Following the intervention of Russian President Dmitry Medvedev, Jewish schoolchildren in his country will be able to postpone their matriculation exams in light of the approaching holiday of Shavuot.

The national exams, which are scheduled for this Friday – when Jews the world over will attend synagogue to celebrate the giving of the Torah 3,321 years ago – were brought up in an emergency meeting last month between Medvedev and Russian Chief Rabbi Berel Lazar, a Chabad-Lubavitch emissary. At the meeting, which came days after a letter from Russian Ministry of Education announcing the exams, Lazar explained to the president the importance of the holiday and the prohibition of performing work on the day.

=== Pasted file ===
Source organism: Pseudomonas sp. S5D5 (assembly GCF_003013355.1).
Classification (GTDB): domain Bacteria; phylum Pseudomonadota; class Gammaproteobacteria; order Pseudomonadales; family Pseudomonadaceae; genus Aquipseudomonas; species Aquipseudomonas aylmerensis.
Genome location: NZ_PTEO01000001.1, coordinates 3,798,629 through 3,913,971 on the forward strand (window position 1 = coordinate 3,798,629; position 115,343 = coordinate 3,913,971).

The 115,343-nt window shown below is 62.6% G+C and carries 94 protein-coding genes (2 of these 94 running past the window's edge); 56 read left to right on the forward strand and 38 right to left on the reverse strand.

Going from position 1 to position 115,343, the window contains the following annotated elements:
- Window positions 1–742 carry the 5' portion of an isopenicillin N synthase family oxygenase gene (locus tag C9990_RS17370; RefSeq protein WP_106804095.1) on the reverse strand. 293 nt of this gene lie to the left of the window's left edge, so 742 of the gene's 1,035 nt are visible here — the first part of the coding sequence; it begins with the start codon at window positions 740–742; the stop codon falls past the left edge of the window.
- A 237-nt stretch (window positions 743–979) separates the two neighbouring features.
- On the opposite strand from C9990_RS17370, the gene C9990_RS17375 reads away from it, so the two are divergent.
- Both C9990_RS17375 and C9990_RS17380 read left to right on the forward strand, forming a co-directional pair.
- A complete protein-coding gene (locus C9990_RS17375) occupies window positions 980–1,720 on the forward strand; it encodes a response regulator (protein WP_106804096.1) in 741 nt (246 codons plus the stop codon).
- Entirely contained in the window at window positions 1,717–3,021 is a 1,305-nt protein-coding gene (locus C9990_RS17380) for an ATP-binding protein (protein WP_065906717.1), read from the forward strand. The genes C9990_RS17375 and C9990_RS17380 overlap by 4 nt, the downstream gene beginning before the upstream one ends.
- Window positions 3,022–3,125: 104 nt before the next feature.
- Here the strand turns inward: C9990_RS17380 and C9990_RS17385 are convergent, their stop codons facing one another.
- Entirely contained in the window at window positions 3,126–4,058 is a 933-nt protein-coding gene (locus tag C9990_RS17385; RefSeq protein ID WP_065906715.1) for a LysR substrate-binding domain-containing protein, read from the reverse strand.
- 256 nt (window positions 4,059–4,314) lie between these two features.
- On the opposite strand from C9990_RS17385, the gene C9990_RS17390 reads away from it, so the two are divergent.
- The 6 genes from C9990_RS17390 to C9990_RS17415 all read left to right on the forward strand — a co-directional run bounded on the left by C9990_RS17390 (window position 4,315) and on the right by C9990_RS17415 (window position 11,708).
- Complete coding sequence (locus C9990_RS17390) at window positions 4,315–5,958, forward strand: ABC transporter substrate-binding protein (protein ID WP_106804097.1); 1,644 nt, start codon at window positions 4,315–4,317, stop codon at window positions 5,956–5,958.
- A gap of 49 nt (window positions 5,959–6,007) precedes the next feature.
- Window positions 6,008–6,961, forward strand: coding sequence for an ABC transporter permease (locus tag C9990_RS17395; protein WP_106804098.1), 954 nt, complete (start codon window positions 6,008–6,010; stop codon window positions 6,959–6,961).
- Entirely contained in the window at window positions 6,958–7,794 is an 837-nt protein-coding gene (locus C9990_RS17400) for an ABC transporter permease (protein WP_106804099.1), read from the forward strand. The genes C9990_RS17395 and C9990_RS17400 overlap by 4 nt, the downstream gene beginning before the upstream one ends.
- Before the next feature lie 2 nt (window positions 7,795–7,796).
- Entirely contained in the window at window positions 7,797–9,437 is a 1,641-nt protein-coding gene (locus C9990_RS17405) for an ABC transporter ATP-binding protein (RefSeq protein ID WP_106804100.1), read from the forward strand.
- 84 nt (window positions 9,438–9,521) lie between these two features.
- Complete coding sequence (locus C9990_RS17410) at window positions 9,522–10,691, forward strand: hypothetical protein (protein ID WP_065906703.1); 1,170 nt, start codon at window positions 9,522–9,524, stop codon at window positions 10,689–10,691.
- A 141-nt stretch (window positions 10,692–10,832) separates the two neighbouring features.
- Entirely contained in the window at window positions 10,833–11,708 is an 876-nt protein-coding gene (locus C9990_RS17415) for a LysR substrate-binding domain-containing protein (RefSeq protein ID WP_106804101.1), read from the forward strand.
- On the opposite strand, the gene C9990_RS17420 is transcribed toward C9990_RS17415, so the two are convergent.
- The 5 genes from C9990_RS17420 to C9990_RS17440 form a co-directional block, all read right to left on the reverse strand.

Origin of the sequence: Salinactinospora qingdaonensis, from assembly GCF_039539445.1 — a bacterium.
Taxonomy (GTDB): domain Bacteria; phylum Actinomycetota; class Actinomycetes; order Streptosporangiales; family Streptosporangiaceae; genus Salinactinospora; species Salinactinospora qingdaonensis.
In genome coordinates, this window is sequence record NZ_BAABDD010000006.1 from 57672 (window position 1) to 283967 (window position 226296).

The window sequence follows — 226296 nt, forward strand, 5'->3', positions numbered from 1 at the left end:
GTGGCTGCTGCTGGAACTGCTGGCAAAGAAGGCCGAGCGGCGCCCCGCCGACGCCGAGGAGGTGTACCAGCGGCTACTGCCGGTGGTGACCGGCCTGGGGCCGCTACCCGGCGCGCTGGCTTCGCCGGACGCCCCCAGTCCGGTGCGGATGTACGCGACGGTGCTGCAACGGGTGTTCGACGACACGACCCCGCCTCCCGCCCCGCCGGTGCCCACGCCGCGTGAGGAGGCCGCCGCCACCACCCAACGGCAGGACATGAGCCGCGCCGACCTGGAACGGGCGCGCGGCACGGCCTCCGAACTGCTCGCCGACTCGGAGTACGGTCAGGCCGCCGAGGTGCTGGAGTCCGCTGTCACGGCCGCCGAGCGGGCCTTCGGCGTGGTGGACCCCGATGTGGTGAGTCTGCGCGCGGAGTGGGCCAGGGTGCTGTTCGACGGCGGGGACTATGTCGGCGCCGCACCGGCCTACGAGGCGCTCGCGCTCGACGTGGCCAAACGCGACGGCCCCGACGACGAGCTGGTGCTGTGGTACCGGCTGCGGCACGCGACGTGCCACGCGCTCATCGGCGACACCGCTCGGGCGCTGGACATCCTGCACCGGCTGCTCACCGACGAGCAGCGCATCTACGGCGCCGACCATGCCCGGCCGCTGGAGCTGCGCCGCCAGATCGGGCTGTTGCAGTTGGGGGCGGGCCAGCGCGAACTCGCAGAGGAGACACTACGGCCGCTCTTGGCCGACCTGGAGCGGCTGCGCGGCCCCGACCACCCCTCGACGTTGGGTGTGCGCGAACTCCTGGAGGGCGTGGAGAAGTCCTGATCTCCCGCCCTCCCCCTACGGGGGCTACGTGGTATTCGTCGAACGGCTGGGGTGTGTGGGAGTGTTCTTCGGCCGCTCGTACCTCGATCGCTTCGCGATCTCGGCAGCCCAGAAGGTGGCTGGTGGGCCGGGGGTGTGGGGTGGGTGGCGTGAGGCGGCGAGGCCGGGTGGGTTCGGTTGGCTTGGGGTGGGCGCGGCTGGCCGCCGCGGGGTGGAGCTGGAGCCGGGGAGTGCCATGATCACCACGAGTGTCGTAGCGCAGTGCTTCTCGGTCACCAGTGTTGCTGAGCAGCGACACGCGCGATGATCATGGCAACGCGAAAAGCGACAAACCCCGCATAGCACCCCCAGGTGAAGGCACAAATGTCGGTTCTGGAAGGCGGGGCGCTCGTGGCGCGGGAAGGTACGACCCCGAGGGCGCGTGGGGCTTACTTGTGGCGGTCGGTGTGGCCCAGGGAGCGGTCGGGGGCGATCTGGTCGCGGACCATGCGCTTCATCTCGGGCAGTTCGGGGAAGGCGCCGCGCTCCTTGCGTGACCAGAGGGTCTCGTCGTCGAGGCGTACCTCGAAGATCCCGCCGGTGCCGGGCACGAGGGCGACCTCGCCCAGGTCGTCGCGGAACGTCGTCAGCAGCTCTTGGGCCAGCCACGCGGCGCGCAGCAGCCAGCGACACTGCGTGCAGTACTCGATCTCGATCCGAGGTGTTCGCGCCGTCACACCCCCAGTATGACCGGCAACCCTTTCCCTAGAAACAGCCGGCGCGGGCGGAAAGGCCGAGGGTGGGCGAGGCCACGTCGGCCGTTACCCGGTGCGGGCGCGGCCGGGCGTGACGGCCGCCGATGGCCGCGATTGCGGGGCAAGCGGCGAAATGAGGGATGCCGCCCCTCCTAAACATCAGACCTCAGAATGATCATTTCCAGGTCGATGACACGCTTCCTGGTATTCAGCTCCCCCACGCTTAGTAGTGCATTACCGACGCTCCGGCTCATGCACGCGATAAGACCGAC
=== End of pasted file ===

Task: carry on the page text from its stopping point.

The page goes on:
In a letter to Lazar last week, Educational Minister Andrei Aleksandrovitch Forsenko cited the Constitution of the Russian Federation in explaining that students in the Ohr Avner Chabad network of Jewish day schools and Jewish children in public schools could take their exams no later than June 17.

The constitution “guarantees the freedom of religion,” wrote Forsenko. In addition, “international rules stipulate that … education [programs] respect the rights of parents [to adhere] to religious and philosophical [mandates].”